An Indonesian maid sentenced to death for killing her employer may be spared the executioner’s sword in Saudi Arabia after the central government pays the deceased’s family some $1.87 million in blood money, a migrant protection agency official said on Monday.
“Our lawyer and the victim’s family have been discussing the ‘diyat’ [monetary compensation] and the decision will come out in August,” said Jumhur Hidayat, chief of the Migrant Worker Placement and Protection Agency (BNP2TKI).
Maid Satinah Binti Jumadi Ahmad, of Ungaran, Central Java, is facing the death penalty for murdering her employer Nura al-Garib and fleeing with $10,000 of the victim’s cash in 2007.
Satinah has admitted to killing al-Garib, but said it was an accident. The maid claimed that al-Garib was trying to hit her head against a wall when she struck the victim in the neck with a rollingpin. Satinah claimed the blow was in self-defense, citing months of physical and verbal abuse.
The Indonesian Embassy in Riyadh has been fighting for Satinah’s pardon since 2007, approaching the victim’s family to negotiate the payment of a diyat for their pardon — a common practice in Saudi Arabia.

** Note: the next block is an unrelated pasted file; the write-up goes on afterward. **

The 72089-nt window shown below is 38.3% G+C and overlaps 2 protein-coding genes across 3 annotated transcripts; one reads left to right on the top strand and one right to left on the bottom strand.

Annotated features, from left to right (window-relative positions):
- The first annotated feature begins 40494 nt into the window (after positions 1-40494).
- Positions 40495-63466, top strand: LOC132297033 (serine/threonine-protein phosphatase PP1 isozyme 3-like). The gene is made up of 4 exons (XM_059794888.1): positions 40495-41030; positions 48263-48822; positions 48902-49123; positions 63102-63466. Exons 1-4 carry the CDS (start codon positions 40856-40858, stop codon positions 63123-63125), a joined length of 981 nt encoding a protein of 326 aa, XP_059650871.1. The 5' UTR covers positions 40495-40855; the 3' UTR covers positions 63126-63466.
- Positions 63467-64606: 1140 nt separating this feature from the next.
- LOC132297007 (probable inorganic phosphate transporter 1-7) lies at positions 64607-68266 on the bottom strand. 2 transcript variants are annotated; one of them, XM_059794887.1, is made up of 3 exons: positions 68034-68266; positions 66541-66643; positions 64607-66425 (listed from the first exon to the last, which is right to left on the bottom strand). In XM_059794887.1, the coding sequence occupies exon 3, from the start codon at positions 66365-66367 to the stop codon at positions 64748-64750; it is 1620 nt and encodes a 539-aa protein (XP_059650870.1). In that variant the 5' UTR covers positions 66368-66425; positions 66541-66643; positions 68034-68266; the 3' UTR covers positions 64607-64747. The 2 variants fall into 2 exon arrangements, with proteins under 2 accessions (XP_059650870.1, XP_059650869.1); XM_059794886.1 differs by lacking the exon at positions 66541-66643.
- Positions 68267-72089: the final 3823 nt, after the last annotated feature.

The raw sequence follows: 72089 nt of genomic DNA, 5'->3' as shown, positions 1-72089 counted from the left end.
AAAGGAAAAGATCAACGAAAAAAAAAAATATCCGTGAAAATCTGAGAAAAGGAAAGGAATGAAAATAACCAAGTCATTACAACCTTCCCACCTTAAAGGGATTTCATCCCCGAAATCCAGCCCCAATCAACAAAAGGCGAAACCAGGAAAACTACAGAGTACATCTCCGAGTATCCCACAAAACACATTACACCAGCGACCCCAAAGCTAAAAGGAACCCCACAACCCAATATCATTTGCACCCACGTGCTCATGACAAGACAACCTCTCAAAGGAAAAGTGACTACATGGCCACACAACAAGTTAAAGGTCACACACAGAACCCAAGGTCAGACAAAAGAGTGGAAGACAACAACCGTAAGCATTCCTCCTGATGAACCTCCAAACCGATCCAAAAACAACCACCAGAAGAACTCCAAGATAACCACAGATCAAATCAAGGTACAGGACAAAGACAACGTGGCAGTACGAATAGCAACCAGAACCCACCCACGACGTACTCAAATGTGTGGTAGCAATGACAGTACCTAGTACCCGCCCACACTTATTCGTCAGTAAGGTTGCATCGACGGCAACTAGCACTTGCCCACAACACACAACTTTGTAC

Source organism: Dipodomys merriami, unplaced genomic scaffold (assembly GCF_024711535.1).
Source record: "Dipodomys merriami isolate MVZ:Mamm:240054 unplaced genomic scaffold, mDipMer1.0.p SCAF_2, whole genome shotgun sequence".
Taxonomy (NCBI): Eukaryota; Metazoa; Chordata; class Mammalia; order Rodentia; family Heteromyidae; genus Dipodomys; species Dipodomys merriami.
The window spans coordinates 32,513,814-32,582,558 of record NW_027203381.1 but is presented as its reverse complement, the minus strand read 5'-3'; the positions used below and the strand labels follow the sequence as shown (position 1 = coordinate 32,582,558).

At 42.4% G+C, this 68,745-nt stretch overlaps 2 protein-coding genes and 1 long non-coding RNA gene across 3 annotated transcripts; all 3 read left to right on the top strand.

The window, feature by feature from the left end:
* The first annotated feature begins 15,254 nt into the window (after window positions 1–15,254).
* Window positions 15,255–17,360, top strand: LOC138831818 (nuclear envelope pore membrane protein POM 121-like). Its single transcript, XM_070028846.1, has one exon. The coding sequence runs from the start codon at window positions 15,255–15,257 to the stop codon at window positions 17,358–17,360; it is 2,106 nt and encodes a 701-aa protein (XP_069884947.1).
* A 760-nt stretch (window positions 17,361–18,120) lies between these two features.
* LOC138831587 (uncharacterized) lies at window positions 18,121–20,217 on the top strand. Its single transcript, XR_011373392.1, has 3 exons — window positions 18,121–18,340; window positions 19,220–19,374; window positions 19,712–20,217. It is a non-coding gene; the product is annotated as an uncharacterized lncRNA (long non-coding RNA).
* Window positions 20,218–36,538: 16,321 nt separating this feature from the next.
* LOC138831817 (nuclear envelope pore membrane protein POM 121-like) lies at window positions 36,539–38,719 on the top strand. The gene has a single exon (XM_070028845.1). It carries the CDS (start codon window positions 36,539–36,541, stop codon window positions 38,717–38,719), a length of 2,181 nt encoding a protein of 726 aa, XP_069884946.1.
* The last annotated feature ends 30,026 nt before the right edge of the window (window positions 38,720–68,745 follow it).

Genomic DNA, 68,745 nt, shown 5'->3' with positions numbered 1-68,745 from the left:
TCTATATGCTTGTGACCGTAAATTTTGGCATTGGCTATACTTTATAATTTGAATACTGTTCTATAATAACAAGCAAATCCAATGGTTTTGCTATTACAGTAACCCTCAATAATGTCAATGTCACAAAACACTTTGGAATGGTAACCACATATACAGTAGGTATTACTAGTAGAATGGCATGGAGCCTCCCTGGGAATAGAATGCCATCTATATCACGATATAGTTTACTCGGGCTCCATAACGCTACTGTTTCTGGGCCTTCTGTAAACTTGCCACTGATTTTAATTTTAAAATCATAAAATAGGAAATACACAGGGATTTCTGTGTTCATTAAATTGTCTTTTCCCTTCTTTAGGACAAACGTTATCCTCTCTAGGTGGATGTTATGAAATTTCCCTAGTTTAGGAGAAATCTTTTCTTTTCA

The king agreed to postpone Satinah’s execution in 2010 to allow the government to purchase a pardon from the victim’s family. The family reportedly requested $2.67 million in 2011, but the two parties have since agreed on a payment of $1.87 million, Jumhur said.
The negotiations are almost complete, he said.
“We will do our best to save her,” Jumhur said.
At least 1.5 million Indonesian migrant workers are living in the oil-rich kingdom, most working as laborers or domestic maids, BNP2TKI said. Claims of abuse and withheld pay are common among Indonesian maids working in Saudi Arabia.
In 2012, there were 420 Indonesians on death row worldwide, including 45 in Saudi Arabia, according to Migrant Care.
An Indonesian maid named Ruyati was beheaded on June 18, 2011 for killing her employer with a meat cleaver. The execution prompted the Ministry of Foreign Affairs to lodge a complaint with the Saudi government, claiming Indonesian officials were not notified before the execution.
The Ministry of Manpower and Transmigration responded by issuing a two-year moratorium on sending migrant workers to Saudi Arabia in 2011. The moratorium is scheduled to end this August.